Being Highly Sensitive Is Real + Here’s How to Make It Work in Your Relationship
Categories: Lifestyle

Being Highly Sensitive Is Real + Here’s How to Make It Work in Your Relationship

If you ever feel like you’re feeling ALL the feelings a little more often than those around you, it’s possible that you’re not just “sensitive” — you may be what the counseling community officially classifies as a Highly Sensitive Person (HSP). We all know that emotions tend to run high when we’re in a situation with a significant other, and an HSP is likely to experience that to an even greater degree. But before you decide that your highly sensitive nature has ruined you for life and love — read on!

We spoke with Jean Fitzpatrick, a NYC-based psychotherapist who is an expert on highly sensitive people, to find out what it means to be an HSP. “A highly sensitive person has a sensitive nervous system, notices subtleties in his or her environment and can be easily overwhelmed in highly stimulating surroundings,” says Fitzpatrick. These factors also affect the way a highly sensitive person processes their emotions and reacts to people around them because they are constantly taking in so many cues from the people and things around them.

Approximately 20 percent of the population could be classified as highly sensitive. If you’re part of this percentage, Fitzpatrick advises that your best bet for maintaining a successful relationship is being aware of your temperament and using your HSP “superpowers” to your advantage whenever possible. Here are some tips for the highly sensitive among us that will help keep you and your partner on the same page and your relationship from turning sour.

1. Understand your strengths. Stop seeing your sensitivity as a weakness! Learn to embrace all the ways it benefits you both as an individual and in a relationship. An HSP is empathetic, comforting and loves hospitality. Gain confidence in these traits so your partner will fall in love with them too.

2. Make sure your S.O. understands where you’re coming from.  While being an HSP is not a disadvantage, it will affect the way you communicate with your significant other. Set yourself up to be better understood down the road by talking about your sensitive nature, so that your partner knows ahead of time that you are likely to feel things a little extra deeply and react a little more strongly to situations.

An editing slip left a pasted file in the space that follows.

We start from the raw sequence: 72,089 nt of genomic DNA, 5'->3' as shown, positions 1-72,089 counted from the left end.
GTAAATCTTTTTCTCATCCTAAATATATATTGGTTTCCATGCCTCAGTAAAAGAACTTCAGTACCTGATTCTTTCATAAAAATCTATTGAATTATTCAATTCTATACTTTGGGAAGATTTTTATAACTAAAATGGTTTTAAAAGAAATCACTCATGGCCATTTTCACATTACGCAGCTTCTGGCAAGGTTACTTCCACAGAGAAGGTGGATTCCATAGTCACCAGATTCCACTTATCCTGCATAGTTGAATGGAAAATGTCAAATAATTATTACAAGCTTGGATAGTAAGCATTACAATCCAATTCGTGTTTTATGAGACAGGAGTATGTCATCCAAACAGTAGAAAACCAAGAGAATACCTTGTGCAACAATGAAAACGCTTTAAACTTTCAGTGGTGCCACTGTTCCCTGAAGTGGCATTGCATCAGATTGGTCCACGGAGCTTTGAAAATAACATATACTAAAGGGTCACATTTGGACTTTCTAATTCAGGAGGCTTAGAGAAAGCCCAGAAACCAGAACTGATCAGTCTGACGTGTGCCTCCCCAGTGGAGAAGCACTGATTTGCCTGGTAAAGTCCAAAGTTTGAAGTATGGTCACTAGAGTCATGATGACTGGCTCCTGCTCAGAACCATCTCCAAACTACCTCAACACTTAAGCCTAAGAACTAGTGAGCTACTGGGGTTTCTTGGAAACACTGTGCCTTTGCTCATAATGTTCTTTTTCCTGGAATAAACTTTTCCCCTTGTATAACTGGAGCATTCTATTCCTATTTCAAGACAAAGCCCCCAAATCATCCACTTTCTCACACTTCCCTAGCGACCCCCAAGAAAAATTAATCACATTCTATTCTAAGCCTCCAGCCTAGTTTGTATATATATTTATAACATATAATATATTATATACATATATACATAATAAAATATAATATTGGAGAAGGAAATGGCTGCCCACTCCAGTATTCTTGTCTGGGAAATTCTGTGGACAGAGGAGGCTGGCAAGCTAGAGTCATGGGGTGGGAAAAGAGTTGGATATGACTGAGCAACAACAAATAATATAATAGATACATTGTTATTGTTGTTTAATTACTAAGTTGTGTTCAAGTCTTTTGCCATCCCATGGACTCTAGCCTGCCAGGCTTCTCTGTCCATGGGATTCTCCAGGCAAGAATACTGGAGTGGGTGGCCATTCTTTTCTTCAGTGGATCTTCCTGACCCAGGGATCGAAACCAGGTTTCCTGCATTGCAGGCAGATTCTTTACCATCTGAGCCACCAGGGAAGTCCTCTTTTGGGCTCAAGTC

3. Pace yourself.  Because you are such a soulful person, you may feel overwhelmed if you’re dating someone and they suddenly dial up the emotional intensity before you’re ready for it. Don’t be afraid to set the pace for your relationship in a way that makes you feel comfortable. Hopefully, your new flame will follow your lead so you can skip the freak-out.

4. Focus on managing your own stress.  Whether it’s work, friends or family that’s putting you on edge, as an HSP, your personal stress may be extra likely to impact your relationship. HSPs can be easily irritated, so minimize your chances of getting annoyed by working through your stress at the gym or happy hour — or with some stress-fighting nutrition.

5. Work on your ongoing communication with your partner. Learn to be open with your S.O. about how you’re feeling. Unless your bae is also an HSP, it may be hard for them to understand why you react to things the way you do. As a highly sensitive person, you probably have a lot going on in your head at all times. The more you learn to communicate those inner thoughts to your special someone, the less you’ll have to explain it later on if they come to the surface in a tense situation.

6. Don’t be afraid to press pause if you’re getting upset. If you sense a heated conversation coming on, take a deep breath and consider removing yourself from the bad vibes for a bit. If you’re an HSP, you tend to feel the fight coming before someone who is not highly sensitive. Don’t jump right into the argument, because your S.O. may not even know an argument is about to happen!

7. Find ways to calm yourself down. Practice self-soothing. Fitzpatrick suggests meditation, regular exercise, a dose of daily “down time” or journaling, but do what works best for you!

Do you think you’re a Highly Sensitive Person?  Tell us what it’s meant for your relationships!  Tweet us @BritandCo!

(Photos via Getty)